Glycerol Oxidation Using MgO‐and Al2O3‐supported Gold and Gold–Palladium Nanoparticles Prepared in the Absence of Polymer Stabilizers

Georgios Dodekatos, Laura Abis, Simon J Freakley, Harun Tüysüz, Graham J Hutchings

Research output: Contribution to journalArticle

12 Citations (Scopus)
56 Downloads (Pure)

Abstract

Au and AuPd nanoparticles supported on MgO and Al2O3 were employed for the selective aqueous phase oxidation of glycerol under basic conditions. Catalysts were prepared by sol‐immobilization without the addition of a stabilizing agent such as polyvinyl alcohol (PVA), which is generally added to stabilize the noble metal sol prior to immobilization. The obtained materials prepared with and without stabilizing agent were active for glycerol oxidation and showed similar catalytic performances—implying that the stabilizing polymer is not required to obtain active materials. Depending on the support used, it was possible to tailor the selectivity towards the desired oxidation products by using catalysts prepared with or without stabilizing agent. PVA‐free Au/γ‐Al2O3 exhibited a remarkably high selectivity towards tartronic acid (40 % at 97 % conversion), which was not observed for Au/γ‐Al2O3 prepared with PVA (27 % at isoconversion). Selective glycerol oxidation performed under base‐free conditions over AuPd/MgO catalysts also corroborated the previous results that the presence of a stabilizing polymer is not required to prepare active catalysts by sol‐immobilization. Thus, a facile way to circumvent the inherent drawbacks encountered by the use of polymer stabilizers during catalyst preparation is presented herein. Experimental results suggest that the presence of the polymer stabilizers can affect the reaction pathways and control selectivity.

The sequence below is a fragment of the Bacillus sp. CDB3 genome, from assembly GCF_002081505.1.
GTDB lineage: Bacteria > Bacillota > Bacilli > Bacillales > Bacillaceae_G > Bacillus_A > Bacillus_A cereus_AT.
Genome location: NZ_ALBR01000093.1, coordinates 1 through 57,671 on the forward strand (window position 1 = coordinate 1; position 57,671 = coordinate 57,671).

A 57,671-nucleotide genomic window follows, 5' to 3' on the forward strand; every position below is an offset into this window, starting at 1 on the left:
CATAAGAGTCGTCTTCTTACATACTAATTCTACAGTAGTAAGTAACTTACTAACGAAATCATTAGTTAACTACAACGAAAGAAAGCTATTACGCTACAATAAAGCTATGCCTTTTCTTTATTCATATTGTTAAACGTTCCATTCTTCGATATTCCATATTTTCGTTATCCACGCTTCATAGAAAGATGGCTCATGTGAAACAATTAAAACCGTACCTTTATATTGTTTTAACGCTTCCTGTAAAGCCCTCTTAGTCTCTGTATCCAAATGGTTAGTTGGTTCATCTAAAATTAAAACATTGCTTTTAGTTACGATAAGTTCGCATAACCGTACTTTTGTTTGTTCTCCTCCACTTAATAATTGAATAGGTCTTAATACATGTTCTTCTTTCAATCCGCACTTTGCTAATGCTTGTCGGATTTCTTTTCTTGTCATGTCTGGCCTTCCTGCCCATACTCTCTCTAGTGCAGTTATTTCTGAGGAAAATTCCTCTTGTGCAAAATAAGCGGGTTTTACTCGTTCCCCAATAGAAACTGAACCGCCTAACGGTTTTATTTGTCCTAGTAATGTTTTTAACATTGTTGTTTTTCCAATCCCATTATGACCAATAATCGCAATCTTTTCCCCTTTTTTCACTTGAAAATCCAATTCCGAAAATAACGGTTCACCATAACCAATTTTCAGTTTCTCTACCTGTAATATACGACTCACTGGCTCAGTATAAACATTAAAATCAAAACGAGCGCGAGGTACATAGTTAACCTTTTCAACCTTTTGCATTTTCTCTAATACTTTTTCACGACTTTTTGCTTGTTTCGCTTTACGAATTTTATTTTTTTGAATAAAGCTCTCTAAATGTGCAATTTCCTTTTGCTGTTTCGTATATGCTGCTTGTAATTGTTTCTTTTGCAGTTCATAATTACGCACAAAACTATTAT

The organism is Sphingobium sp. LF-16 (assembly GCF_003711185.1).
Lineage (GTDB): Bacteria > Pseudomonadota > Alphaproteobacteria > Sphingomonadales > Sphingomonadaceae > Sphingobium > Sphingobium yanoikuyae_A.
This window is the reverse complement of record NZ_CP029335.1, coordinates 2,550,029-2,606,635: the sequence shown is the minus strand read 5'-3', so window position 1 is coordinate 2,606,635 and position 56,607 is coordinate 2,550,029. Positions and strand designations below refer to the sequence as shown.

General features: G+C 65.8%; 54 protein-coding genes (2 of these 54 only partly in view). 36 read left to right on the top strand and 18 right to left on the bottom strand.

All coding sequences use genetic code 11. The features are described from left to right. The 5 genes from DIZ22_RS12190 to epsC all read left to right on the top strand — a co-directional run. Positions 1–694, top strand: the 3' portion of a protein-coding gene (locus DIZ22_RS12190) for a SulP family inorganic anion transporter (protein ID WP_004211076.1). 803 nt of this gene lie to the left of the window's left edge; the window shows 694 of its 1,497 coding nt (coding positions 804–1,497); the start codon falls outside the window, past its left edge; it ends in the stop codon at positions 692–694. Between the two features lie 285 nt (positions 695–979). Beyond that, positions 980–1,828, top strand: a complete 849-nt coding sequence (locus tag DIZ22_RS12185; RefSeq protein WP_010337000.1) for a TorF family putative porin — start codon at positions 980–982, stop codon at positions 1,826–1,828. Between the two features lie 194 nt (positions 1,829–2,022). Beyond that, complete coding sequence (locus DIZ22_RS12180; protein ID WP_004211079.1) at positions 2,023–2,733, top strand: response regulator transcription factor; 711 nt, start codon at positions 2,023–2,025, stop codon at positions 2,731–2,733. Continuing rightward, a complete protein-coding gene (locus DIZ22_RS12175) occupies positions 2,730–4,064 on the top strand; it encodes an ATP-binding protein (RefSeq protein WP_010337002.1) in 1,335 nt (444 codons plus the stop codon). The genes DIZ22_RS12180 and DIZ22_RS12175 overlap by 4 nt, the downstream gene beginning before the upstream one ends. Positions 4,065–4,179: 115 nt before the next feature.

Original languageEnglish
Pages (from-to)1351-1359
Number of pages9
JournalChemCatChem
Volume10
Issue number6
Early online date31 Jan 2018
DOIs
Publication statusPublished - 21 Mar 2018

Keywords

  • biomass valorization
  • colloids
  • oxidation
  • stabilizer free
  • supported catalysis

ASJC Scopus subject areas

  • Catalysis
  • Physical and Theoretical Chemistry
  • Organic Chemistry
  • Inorganic Chemistry

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